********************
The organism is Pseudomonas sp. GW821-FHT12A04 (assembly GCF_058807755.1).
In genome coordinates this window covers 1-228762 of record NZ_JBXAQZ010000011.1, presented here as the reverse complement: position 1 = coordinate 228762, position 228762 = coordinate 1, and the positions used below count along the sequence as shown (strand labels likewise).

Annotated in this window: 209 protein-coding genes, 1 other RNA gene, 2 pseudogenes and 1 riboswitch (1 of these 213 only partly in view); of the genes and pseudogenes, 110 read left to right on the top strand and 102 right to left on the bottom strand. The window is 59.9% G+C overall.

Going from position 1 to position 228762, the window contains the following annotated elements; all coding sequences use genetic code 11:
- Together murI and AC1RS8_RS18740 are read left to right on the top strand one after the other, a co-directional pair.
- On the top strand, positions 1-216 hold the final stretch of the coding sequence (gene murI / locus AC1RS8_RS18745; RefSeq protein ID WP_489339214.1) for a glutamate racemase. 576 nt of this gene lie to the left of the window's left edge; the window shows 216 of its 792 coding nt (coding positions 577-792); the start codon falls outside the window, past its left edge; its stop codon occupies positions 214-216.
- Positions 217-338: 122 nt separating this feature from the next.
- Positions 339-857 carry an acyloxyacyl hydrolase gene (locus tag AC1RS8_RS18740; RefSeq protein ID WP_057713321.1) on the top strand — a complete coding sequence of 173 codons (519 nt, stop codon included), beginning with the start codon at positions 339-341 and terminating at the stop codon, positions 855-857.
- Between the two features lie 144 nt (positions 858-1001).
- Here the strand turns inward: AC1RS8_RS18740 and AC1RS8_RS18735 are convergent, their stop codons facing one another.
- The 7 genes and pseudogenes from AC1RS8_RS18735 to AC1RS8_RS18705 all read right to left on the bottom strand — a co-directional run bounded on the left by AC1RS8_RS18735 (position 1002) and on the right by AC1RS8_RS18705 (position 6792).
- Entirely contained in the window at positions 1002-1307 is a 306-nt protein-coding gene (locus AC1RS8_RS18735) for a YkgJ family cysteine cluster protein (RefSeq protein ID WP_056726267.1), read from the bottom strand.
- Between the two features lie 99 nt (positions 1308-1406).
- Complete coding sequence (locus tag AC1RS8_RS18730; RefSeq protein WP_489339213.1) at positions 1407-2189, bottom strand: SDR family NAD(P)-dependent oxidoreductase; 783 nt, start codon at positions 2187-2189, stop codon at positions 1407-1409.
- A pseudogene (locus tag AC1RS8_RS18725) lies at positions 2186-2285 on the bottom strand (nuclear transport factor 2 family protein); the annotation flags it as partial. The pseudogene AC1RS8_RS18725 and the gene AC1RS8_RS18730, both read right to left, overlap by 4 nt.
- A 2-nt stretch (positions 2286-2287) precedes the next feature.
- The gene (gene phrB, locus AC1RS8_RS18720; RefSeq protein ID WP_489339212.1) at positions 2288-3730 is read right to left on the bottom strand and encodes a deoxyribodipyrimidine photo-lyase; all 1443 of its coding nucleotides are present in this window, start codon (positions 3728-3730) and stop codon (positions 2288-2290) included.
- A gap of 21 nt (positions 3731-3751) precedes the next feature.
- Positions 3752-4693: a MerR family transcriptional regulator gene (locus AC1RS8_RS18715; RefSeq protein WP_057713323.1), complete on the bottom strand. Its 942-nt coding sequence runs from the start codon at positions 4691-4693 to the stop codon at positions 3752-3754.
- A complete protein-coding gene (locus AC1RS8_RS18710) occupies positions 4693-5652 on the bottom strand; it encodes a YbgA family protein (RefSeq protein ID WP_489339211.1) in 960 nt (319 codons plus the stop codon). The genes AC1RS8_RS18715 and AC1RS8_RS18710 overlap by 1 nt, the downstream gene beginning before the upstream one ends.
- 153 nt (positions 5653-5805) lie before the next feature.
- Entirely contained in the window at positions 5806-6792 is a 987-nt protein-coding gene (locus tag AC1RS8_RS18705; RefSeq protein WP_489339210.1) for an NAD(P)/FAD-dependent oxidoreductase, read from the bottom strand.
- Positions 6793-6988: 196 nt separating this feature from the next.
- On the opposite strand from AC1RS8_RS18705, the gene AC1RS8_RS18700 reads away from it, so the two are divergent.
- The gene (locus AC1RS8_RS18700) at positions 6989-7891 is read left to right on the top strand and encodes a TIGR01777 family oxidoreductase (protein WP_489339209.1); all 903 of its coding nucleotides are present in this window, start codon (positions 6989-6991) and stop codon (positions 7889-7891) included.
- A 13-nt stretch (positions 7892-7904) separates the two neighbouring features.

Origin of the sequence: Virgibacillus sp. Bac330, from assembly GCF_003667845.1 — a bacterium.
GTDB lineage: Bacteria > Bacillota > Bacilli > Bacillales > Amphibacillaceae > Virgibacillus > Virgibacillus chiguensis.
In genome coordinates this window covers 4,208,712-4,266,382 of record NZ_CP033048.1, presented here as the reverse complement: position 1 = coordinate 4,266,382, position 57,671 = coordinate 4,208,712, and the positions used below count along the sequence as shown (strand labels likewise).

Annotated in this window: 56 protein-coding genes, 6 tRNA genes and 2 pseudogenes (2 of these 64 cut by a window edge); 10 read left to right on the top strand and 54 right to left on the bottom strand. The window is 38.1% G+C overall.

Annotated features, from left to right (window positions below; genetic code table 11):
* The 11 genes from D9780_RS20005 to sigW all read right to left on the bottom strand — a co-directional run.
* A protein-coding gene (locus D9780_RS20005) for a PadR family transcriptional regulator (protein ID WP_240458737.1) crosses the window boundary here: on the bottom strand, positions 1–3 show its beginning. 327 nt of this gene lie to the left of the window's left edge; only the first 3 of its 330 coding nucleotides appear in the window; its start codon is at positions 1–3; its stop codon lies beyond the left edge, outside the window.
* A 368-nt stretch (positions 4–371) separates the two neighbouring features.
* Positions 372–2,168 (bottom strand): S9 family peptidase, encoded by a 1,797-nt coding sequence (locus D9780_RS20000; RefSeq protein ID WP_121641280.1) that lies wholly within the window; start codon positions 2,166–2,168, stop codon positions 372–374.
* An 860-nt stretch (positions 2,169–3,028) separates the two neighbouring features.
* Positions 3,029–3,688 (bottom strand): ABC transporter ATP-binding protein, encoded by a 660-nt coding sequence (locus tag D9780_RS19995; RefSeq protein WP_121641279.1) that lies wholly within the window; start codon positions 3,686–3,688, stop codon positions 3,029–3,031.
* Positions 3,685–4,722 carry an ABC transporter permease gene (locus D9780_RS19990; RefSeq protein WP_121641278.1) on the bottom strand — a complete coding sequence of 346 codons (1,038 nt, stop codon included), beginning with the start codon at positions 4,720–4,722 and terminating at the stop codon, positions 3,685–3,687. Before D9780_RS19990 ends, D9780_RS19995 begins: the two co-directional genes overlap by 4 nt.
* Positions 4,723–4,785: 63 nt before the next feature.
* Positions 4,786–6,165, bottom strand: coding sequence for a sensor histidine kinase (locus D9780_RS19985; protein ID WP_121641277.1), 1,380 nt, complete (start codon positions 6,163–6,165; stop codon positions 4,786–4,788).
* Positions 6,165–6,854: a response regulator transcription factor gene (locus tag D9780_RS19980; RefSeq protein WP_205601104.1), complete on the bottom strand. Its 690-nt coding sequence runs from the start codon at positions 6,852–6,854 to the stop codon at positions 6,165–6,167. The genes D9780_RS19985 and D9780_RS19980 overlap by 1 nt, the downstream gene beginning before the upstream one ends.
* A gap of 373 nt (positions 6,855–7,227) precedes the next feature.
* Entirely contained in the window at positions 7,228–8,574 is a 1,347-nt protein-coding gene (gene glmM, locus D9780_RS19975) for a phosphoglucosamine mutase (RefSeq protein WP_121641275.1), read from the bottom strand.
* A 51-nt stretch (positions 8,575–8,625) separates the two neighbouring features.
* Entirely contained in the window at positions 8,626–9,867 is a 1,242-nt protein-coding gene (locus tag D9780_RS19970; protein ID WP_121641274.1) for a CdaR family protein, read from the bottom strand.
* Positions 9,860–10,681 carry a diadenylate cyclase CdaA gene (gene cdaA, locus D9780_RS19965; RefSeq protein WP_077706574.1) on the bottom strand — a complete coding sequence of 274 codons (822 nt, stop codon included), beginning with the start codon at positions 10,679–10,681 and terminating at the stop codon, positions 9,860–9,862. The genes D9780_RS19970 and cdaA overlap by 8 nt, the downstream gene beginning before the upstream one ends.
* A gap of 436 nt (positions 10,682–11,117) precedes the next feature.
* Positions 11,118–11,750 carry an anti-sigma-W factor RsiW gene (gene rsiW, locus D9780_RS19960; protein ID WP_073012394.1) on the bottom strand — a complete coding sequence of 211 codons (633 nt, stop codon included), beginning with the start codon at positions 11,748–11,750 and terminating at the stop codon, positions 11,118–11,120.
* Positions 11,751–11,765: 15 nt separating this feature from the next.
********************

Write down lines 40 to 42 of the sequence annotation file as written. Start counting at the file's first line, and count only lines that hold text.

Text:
* Positions 4,786–6,165, bottom strand: coding sequence for a sensor histidine kinase (locus D9780_RS19985; protein ID WP_121641277.1), 1,380 nt, complete (start codon positions 6,163–6,165; stop codon positions 4,786–4,788).
* Positions 6,165–6,854: a response regulator transcription factor gene (locus tag D9780_RS19980; RefSeq protein WP_205601104.1), complete on the bottom strand. Its 690-nt coding sequence runs from the start codon at positions 6,852–6,854 to the stop codon at positions 6,165–6,167. The genes D9780_RS19985 and D9780_RS19980 overlap by 1 nt, the downstream gene beginning before the upstream one ends.
* A gap of 373 nt (positions 6,855–7,227) precedes the next feature.